ST. LOUIS -- Cardinals second baseman Kolten Wong was placed on the 10-day disabled list Thursday with a right triceps strain, while infielder Paul DeJong was recalled from Triple-A Memphis.
Wong exited Wednesday's loss to the Brewers before the sixth inning, and was replaced by Greg Garcia.
"Fortunately, we did get a look at [the injury] early enough to get him into the rehab process, and, hopefully, put it behind him," manager Mike Matheny said. "Just a shame, because he'd really been doing a nice job, especially at the plate."
Wong returns to the DL after just coming off of it on June 9. He missed 13 games from May 27-June 8 while recovering from a left elbow injury. His triceps strain originally occurred in a rehab game on June 8 with Class A Advanced Peoria.
Part of Wong's injury may have come from him focusing on the problem with his left arm, which may have resulted in the right arm not receiving enough attention. He felt tightness around his elbow through the week, but thought it was nothing significant until Wednesday.
"I think it's probably just a string of events that led to it," said Wong, who is eligible to return June 25. "Battling this since Peoria, thought eventually it would go away. [It] didn't seem like anything of concern until last night with that check swing, and I tried to turn a double play in the next inning and it was just a super sharp pain, kind of knew something was up."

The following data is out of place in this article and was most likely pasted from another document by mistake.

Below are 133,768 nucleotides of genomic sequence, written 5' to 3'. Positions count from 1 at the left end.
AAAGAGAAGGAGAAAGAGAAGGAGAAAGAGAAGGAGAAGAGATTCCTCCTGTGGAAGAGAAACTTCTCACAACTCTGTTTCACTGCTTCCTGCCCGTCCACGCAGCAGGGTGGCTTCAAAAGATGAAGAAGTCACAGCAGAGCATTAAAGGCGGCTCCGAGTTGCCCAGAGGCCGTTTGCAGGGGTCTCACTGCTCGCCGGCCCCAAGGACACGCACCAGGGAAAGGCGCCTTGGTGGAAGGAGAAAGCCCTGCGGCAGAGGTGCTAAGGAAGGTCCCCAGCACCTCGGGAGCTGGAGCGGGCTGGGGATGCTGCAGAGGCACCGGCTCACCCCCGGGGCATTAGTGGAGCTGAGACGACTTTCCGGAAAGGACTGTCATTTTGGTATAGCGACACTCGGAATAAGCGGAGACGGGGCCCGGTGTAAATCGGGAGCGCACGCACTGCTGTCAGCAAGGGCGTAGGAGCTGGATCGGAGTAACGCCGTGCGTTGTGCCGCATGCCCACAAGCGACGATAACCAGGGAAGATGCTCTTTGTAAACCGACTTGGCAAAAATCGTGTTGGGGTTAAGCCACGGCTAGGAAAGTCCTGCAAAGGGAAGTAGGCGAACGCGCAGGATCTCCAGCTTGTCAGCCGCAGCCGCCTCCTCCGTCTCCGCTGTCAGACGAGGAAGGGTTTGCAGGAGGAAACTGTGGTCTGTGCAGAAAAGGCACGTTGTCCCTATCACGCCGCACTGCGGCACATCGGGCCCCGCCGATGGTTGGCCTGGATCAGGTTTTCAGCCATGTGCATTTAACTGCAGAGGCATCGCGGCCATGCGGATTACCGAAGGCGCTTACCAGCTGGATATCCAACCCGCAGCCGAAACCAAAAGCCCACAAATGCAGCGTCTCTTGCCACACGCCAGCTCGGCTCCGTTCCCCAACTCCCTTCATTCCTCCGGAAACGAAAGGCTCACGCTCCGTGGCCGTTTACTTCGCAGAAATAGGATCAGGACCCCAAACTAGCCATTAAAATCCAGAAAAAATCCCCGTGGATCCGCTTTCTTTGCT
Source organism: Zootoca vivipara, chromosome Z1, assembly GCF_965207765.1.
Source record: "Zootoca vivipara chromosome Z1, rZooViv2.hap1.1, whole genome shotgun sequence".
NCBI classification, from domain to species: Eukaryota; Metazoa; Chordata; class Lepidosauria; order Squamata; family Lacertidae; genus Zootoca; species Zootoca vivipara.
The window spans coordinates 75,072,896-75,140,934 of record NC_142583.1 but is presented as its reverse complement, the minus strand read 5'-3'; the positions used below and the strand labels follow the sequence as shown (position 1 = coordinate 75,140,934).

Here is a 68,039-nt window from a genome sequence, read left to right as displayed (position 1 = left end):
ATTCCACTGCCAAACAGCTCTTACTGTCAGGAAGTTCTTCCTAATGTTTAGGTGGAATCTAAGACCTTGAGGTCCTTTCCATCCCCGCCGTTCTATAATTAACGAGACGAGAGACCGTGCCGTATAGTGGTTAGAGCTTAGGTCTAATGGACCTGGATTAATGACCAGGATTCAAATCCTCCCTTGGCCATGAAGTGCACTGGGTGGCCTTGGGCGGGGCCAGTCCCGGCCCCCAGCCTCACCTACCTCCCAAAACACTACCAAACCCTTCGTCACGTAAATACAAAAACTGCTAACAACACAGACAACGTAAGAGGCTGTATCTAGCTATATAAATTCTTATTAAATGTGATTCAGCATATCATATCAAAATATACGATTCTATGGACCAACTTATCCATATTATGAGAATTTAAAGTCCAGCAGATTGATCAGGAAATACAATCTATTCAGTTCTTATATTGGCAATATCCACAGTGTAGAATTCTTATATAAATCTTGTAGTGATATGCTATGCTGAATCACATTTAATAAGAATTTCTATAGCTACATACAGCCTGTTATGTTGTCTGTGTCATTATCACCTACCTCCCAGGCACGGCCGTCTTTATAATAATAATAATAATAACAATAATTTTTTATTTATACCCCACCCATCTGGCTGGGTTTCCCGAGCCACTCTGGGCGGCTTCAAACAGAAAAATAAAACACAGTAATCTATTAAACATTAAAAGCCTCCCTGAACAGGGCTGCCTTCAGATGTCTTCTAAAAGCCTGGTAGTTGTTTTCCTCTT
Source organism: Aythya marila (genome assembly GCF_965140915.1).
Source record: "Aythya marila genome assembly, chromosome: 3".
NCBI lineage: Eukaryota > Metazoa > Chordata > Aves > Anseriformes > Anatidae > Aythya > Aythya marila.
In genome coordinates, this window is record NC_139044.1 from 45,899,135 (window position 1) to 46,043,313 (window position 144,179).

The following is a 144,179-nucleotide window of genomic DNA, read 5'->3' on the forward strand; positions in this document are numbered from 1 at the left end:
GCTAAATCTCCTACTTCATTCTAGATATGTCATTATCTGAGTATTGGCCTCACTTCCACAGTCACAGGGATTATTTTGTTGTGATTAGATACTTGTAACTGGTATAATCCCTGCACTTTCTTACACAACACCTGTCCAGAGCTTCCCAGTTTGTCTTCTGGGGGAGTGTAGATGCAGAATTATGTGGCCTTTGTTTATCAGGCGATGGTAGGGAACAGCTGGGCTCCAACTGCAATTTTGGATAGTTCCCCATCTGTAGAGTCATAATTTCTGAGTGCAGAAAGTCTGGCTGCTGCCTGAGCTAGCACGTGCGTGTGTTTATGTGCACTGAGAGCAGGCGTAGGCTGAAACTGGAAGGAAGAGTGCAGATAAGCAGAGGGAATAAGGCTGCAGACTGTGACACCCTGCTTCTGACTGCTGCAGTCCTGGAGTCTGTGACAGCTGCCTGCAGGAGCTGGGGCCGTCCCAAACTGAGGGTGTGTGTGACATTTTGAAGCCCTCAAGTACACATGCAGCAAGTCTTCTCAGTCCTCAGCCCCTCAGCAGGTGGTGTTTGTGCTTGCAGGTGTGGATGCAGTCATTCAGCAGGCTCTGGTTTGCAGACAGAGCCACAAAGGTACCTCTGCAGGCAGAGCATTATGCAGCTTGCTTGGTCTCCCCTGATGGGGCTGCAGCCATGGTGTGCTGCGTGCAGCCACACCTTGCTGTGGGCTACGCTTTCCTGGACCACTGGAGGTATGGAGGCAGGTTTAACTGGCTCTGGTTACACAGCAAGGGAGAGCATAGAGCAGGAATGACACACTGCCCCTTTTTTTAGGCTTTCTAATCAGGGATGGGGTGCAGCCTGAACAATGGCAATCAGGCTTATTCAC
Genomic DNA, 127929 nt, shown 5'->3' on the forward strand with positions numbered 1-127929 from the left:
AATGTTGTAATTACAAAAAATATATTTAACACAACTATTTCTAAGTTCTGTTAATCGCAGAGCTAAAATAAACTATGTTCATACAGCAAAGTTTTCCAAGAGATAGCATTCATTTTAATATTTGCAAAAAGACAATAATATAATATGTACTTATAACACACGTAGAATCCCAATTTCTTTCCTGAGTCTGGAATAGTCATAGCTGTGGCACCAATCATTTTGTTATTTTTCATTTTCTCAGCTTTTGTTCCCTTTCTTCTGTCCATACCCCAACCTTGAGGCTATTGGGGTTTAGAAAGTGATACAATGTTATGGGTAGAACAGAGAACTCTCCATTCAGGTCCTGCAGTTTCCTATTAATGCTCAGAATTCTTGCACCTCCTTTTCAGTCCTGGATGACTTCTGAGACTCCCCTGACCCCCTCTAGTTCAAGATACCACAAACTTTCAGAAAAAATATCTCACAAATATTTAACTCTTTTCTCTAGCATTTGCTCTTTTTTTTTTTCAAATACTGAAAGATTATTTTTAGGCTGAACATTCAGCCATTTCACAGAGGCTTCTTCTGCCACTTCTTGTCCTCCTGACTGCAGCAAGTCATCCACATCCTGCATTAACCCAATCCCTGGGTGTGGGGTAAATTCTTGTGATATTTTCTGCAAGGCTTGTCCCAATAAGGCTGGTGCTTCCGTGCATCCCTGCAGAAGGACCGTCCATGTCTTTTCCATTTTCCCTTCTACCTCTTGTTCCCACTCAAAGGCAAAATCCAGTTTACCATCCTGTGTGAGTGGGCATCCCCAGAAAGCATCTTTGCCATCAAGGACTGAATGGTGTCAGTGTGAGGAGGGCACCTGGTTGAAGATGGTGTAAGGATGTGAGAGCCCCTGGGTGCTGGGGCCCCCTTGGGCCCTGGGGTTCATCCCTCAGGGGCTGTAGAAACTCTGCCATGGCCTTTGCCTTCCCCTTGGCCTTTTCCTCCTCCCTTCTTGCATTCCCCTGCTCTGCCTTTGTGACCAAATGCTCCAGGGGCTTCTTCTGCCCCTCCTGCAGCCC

Wong had recorded hits in all six games since coming off the DL, and has a .301 batting average. The injury is not expected to take much more than the 10 days to heal.
"I feel like I've been really taking a turn with my swing, and understanding how to get pressure at-bats," Wong said. "It's tough to kind of take a step back, but I know where I am as a player. I know what's making me successful, it's not coincidence or luck. I know what I've been doing, and it's been working."
DeJong started at second base for Thursday night's series finale. He performed well in his first stint in the Major Leagues, including homering in his first at-bat on May 28 in Colorado. He batted .244 (10-for-41) in 12 games.
"Felt like I went through a lot those first couple weeks. I had time to process the information," DeJong said. "I was just thinking about hitting, and how they were attacking me. Those are the things I was thinking about, trying to implement [that] starting tonight."